October 5, 2004
Purdue sociologists report unemployment is public-health problem
WEST LAFAYETTE, Ind. Unemployment affects public health, and unless there are policy changes, individuals, families and communities will suffer, according to two Purdue University professors.
Their report is one of 11 chapters in a publication, "Solutions: Agenda for Social Justice 2004," published by the interdisciplinary group, the Society for the Study of Social Problems. The booklet was designed to inform elected officials and the public about some the nation's most pressing social problems.
Authors Carolyn C. Perrucci and Robert Perrucci, professors in sociology and anthropology, point out serious problems in both reporting and responding to unemployment. Current policy assumes that unemployment is a normal cost of a growing economy operating in a free market, Robert Perrucci said.
"There is little evidence that existing programs help most of the unemployed with their financial difficulties," he said. "The challenge is how to get corporations to accept some of the costs of unemployment that now jeopardize workers and their communities."
The Peruccis recommend four general policy initiatives that would help deal with the problems and shape the future.
The first problem the Perruccis point to is that the official unemployment rate underestimates the size of the problem. The monthly official unemployment rate excludes part-time workers who seek full-time jobs and discouraged workers who have given up looking for work, they say in their report.
The official rate also fails to acknowledge that the unemployment rate for different groups of Americans, such as women and minorities, may be double or triple the official rate, Carolyn Perrucci said.
In addition, governmental responses to unemployment fail to consider negative health effects on workers, their families and their communities.
"Displaced workers and their families experience income loss and increased stress, leading to negative health symptoms," Carolyn Perrucci said. "Communities have trouble providing needed services for the unemployed and for encouraging community development."
Unemployed couples have significantly lower adjustment to marriage, poorer communication and lower satisfaction and harmony in family relations, said Robert Perrucci. Children whose fathers are unemployed are more likely to experience infectious disease than children whose parents are continuously employed. Perucci said the children's illnesses also are more likely to last longer.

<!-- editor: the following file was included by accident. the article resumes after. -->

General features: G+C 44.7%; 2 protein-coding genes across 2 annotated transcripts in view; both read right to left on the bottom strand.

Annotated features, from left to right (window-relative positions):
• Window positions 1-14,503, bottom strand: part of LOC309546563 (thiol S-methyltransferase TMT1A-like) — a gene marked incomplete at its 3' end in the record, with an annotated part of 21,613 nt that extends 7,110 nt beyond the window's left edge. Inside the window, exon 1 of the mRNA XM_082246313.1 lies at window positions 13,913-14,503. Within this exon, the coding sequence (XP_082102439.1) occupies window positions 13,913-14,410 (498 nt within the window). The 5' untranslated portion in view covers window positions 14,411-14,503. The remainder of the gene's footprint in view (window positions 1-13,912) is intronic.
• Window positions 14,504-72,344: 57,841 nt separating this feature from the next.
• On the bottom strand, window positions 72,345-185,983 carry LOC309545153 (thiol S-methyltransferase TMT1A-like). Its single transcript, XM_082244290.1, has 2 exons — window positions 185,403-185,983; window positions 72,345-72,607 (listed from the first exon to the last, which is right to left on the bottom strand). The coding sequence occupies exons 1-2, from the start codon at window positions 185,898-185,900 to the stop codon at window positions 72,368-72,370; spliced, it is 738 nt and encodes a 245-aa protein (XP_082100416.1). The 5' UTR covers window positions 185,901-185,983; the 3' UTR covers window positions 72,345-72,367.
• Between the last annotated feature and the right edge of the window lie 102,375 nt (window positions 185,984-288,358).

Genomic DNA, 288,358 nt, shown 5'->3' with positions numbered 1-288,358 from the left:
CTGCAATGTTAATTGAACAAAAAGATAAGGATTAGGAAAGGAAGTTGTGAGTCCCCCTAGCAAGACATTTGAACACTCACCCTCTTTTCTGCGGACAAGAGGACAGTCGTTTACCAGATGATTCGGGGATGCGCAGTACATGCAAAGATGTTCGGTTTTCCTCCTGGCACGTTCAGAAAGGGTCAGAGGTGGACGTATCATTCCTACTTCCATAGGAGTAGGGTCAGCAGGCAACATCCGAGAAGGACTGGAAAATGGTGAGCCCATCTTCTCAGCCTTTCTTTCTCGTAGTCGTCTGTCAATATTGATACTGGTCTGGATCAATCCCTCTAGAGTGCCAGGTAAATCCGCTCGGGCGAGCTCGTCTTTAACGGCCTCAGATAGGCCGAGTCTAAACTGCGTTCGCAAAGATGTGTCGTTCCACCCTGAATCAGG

Under current policy, there is also a decline in the availability of community resources to assist displaced workers, Carolyn Perrucci said. Studies of current policy attempts to help those whose jobs have been moved overseas indicate that the policies serve relatively few displaced workers, she said.
The Peruccis recommend implementation of four general policy initiatives:
- Congress should enact legislation to slow down the flight of jobs and capital by making relocation less attractive to corporate decision makers. Legislation also should require corporations that close or reduce domestic operations to pay for costs of retraining and educating displaced workers. Corporations should also be required to pay back tax abatements and other financial incentives provided by the community.
- The amount and the duration of unemployment benefits due to unemployed workers should be increased. The length of the benefit period might be tied to retraining in order to prevent abuse of the system.
- Unemployed workers and their families should receive social services that would help them cope with job loss and help them find advice, training and referrals to help the entire family.
- The federal government should start a job program that hires the unemployed into meaningful and valued jobs in communities through state and local government.
The report can be viewed and downloaded in its entirety.
Writer: Maggie Morris, (765) 494-2432, firstname.lastname@example.org
Sources: Carolyn C. Perrucci, (765) 494-4666, email@example.com
Robert Perrucci, (765) 494-4714, firstname.lastname@example.org
Purdue News Service: (765) 494-2096; email@example.com
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